Three Principles Living

Judith A. Sedgeman, EdD

Thought Tag

Upset smiley face

Do you ever get upset?

"I never see you upset. Do you ever get upset?" At least once or twice a week, someone asks me that question, as if they are expecting that someone who truly understood how the mind works must never be anything but calm and happy. So sorry, that's not how it works. There is no way to anticipate what might come into our minds, and sometimes, the thoughts we bring to our minds carry with them upset, angry, frustrated, negative feelings. Of course, I get upset, just like every other human being...

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The Depression Fairy is Imaginary

Despite the protests of several of my clients recently, I must insist  there is no Depression Fairy who randomly visits us and sprinkles dreadful thoughts in our minds. Oh, I know she seems very real, and powerful, and quick to alight out of nowhere. But she is imaginary, as are her close friends, like the Anxiety Fairy and the Anger Fairy. As much as that might be good news, for many people who have struggled with Depression for decades, it is initially distressing news.  What's wrong, then, if there's no invisible outside force...

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Wisdom is not an opinion

How soon we abandon the lessons of fairy tales, scripture, children's books! How readily we disregard the common sense of life experience! How innocently we fall into the maelstrom of insecurity, then panic as we start to drown in our own fear! As quickly as we fall, however, we can arise from the nightmare and find the innate resiliency we need to restore balance, wisdom and hope. This is the promise of a true understanding of how our minds work: we live in the experience of the reality we create with...

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Ask the deeper questions

A flood of questions follows horrifying actions like the Boston Marathon bombing. Who is to blame? How did it happen? Why? Could we have stopped it? Can we keep it from happening again? We analyze each incident with an excruciatingly complex compilation of details. We hope for answers from the accumulation of minutiae. Shouldn't we also ask the deeper questions, the questions that would generalize specific events to insights about the universal nature of fury, hatred, alienation, dissociation in human beings? Have we taken seriously the critical need to truly understand...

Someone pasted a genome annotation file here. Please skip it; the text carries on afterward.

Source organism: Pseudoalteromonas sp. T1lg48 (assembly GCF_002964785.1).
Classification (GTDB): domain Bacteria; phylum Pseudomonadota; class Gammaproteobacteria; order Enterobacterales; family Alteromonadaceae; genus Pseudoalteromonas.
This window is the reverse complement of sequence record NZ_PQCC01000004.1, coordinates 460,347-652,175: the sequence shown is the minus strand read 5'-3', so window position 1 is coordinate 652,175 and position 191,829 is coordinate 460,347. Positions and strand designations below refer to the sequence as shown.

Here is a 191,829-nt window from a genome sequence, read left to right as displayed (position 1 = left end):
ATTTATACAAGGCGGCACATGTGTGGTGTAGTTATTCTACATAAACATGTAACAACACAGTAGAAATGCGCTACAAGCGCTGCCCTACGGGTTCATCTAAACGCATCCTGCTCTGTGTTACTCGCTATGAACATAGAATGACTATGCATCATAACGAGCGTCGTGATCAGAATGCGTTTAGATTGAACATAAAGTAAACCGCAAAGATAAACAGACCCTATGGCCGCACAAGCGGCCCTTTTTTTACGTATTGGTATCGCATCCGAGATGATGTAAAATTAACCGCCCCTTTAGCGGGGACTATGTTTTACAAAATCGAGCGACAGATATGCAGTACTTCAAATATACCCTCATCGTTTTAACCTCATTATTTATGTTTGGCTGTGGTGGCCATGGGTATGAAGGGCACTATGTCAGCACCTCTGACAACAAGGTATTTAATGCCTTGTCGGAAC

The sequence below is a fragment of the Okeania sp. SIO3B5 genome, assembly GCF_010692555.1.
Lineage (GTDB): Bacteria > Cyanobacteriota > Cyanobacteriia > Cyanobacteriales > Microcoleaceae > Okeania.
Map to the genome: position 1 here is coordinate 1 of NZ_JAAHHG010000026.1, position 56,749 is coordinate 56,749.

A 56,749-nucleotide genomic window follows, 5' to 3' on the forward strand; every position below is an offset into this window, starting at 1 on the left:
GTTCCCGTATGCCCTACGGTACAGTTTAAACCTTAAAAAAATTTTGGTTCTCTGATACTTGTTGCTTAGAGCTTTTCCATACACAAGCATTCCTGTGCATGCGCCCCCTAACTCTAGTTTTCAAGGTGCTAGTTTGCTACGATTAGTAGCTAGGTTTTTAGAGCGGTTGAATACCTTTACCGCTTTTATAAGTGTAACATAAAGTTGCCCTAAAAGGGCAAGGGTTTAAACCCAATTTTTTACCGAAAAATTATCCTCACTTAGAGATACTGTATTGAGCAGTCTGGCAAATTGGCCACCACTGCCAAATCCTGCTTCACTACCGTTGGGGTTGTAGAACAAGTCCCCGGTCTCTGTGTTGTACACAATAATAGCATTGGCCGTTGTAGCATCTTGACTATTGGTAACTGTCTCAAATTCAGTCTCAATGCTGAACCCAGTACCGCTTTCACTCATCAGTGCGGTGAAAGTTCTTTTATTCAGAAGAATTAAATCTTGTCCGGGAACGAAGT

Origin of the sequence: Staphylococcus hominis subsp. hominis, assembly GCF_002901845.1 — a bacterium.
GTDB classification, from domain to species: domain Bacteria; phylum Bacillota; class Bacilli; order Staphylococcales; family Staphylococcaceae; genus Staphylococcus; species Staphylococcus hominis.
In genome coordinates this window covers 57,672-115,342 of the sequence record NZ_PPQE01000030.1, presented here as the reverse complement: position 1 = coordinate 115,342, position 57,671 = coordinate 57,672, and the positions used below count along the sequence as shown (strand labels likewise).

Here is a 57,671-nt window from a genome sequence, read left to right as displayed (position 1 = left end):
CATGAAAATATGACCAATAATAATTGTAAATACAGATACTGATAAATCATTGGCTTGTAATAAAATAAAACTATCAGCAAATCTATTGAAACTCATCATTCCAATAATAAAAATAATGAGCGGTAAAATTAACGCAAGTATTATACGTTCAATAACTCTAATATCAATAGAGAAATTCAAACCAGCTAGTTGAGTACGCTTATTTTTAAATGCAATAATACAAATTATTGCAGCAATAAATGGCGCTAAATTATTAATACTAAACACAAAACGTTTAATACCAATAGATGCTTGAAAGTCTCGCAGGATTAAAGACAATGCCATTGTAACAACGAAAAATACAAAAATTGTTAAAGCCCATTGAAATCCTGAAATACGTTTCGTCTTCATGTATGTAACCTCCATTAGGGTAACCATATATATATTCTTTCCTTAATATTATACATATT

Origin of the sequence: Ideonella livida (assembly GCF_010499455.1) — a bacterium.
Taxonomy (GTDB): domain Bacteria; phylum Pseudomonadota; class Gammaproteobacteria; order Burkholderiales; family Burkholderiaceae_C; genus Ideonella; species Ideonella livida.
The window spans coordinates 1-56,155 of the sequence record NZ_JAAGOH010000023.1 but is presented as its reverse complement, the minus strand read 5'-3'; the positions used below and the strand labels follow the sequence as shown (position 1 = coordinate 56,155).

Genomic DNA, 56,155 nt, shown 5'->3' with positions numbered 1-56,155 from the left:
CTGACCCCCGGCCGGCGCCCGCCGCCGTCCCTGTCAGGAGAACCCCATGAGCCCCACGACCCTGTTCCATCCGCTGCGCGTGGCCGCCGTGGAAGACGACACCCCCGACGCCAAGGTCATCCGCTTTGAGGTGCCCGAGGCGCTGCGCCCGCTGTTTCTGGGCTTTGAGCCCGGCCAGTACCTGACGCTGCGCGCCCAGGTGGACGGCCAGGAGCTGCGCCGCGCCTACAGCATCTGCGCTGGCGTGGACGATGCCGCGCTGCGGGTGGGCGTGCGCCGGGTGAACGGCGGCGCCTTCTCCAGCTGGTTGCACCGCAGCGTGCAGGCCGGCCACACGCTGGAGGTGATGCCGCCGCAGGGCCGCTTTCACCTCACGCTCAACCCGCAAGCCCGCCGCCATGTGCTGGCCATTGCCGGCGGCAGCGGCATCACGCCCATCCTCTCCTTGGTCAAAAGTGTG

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Enough said

One of the effects of quick and easy electronic communication is that anyone can say anything to thousands, if not tens of thousands, of people with a few quick clicks and a press of the "send" button, without even a moment's pause. We've lost the value of allowing time and space for reflection to frame and produce our comments. Who asks themselves these questions any more: Do I need to say this? Is this valuable? Is this the best way to say it? Is this what I really want to say?...

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Incremental is infinite, too

Reading all the social media posts from people who are newly discovering the Principles at work behind life, I've been noticing how easily we become disappointed in ourselves, dropping quickly from gratitude for an insight to discouragement that we're not where we want to be. What we forget is that gratitude and contentment nourish the rich soil in which further insights blossom; discouragement is the drought that turns the soil to dust where insights cannot flourish. It is rare, though never impossible, that an individual experiences what we call an epiphany,...

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